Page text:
Tesla Cybertruck Raises Safety Concerns because of its Stiff Structure and Sharp Design
Tesla’s Cybertruck design has raised safety concerns among experts, particularly regarding potential harm to pedestrians and cyclists, as well as damage to other vehicles. Safety professors and officials who watched crash test videos of the Cybertruck noted worries about its stiff stainless-steel exoskeleton.
The vehicle’s angular design, featuring flat planes and long, linear edges, has distinctive visual elements, but concerns arise about the potential impact on individuals outside the Cybertruck during collisions. Tesla has emphasized the strength of the stainless steel exterior and its energy-absorbing features during crashes.
The crash test videos streamed by Tesla during a November 30 event were widely discussed on social media. While experts acknowledged the discussions, they emphasized the need for detailed crash-test data to make firm conclusions about the vehicle’s safety.
“The big problem there is if they really make the skin of the vehicle very stiff by using thick stainless steel, then when people hit their heads on it, it’s going to cause more damage to them,” said Adrian Lund, the former president of the Insurance Institute for Highway Safety (IIHS).
Tesla CEO Elon Musk has expressed confidence that the Cybertruck will be safer than other trucks for both occupants and pedestrians. However, experts are eager to review comprehensive crash-test results to evaluate the claims made by the company.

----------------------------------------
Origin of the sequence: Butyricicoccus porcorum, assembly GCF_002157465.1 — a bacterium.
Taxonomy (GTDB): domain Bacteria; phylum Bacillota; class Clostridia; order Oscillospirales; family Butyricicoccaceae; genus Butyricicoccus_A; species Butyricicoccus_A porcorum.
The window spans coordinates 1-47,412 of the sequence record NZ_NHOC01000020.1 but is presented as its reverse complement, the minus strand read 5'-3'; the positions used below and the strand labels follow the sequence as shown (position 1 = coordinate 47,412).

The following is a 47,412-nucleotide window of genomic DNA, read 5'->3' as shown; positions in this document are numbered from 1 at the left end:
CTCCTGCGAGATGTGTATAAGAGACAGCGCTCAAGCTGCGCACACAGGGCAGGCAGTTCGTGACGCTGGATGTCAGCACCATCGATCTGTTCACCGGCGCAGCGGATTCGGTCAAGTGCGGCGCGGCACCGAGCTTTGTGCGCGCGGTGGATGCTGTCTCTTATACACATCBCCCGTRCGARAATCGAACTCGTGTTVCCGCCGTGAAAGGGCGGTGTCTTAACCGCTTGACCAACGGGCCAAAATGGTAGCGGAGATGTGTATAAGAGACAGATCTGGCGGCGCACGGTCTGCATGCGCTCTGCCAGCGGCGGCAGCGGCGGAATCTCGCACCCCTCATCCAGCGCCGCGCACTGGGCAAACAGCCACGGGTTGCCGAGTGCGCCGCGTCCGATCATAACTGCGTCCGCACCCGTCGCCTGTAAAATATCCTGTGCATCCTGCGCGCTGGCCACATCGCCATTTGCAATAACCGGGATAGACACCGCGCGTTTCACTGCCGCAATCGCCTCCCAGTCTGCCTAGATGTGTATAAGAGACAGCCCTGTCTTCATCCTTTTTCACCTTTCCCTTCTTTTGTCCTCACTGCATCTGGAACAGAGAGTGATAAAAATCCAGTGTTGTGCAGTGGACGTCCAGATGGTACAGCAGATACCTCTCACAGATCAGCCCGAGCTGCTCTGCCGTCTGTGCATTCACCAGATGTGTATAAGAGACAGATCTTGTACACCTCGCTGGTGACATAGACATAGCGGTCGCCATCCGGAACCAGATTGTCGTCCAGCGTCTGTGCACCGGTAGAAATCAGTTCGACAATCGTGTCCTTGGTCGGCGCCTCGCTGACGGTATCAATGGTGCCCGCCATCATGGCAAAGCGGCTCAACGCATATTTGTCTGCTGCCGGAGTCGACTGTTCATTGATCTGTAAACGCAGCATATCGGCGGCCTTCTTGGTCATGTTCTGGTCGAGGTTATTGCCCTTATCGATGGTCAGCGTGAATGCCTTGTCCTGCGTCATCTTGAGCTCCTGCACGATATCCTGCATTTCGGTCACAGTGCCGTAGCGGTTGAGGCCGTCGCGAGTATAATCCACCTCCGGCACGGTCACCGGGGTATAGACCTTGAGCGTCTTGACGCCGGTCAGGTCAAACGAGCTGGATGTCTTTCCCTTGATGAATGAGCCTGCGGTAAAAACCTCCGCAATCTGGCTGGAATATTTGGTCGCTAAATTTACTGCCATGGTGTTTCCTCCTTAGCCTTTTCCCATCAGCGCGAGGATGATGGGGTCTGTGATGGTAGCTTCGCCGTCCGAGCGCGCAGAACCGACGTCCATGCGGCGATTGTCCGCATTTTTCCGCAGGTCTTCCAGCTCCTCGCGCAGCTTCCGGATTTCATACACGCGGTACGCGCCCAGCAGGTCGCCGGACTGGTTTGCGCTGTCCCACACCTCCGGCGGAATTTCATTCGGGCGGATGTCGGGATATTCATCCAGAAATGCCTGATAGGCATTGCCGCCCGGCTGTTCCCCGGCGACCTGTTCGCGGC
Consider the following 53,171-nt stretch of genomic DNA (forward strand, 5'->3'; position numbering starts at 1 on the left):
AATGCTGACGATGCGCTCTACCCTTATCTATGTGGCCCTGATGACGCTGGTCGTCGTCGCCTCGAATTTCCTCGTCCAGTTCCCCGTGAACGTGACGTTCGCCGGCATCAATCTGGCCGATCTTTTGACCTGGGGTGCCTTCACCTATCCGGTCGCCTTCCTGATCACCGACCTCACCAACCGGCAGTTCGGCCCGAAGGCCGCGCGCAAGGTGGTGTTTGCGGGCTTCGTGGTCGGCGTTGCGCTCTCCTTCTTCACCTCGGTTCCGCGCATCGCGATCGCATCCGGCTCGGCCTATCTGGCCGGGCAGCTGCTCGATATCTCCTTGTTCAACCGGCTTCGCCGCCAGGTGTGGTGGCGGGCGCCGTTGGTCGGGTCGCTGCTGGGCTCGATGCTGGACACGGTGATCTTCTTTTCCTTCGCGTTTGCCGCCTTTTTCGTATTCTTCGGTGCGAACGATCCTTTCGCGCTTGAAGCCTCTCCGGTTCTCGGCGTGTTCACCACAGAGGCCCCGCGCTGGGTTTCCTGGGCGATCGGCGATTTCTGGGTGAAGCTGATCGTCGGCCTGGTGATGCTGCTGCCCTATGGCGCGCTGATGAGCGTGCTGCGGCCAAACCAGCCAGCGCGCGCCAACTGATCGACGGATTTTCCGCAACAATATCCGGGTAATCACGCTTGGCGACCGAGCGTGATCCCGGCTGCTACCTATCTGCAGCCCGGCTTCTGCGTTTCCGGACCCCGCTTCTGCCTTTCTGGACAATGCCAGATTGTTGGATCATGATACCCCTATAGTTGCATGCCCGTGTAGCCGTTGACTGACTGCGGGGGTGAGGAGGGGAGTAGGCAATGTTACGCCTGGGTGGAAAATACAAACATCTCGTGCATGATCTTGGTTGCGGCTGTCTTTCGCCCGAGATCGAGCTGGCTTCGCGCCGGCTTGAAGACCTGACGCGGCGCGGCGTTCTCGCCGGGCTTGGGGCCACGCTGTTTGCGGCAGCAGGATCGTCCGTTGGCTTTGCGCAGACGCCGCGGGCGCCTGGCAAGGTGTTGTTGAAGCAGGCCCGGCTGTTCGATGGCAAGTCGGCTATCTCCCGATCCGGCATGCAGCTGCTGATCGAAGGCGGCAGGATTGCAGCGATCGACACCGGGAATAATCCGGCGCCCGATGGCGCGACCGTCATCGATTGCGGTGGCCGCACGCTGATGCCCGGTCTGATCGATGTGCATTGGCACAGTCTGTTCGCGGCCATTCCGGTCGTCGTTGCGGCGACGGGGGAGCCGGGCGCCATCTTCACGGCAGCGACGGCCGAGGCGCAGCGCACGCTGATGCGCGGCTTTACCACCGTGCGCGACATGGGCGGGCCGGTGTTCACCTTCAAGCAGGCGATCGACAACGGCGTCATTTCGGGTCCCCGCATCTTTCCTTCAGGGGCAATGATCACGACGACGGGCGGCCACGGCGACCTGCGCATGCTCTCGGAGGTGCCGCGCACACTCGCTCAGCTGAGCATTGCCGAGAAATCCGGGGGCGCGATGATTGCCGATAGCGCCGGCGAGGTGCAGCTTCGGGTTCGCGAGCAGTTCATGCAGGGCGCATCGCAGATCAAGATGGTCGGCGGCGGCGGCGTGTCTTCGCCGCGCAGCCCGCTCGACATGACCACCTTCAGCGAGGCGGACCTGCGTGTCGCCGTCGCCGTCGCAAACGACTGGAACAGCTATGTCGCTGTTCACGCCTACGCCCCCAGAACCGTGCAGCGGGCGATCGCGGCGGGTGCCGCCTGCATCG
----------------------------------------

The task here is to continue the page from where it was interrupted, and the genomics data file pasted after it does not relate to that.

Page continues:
Despite Tesla’s emphasis on the vehicle’s structures that absorb impact during a crash, concerns linger about limited “crumple zones,” which are essential for absorbing energy during a collision. Some safety experts question whether other features can compensate for these potential limitations.
The Cybertruck’s unconventional design, with its stainless-steel exoskeleton, marks a departure from traditional vehicle structures. While Tesla aims to redefine toughness in the automotive industry, concerns about the potential consequences for safety persist.
While Tesla has not officially announced plans to sell the Cybertruck in Europe, the vehicle’s design might face challenges complying with EU safety rules that aim to protect pedestrians by limiting external protrusions.
US regulators rely on vehicle manufacturers to conduct self-tests and certify adherence to safety standards. Elon Musk has indicated that the Cybertruck passed regulatory review, but safety experts remain cautious, awaiting comprehensive crash-test data for a more informed assessment.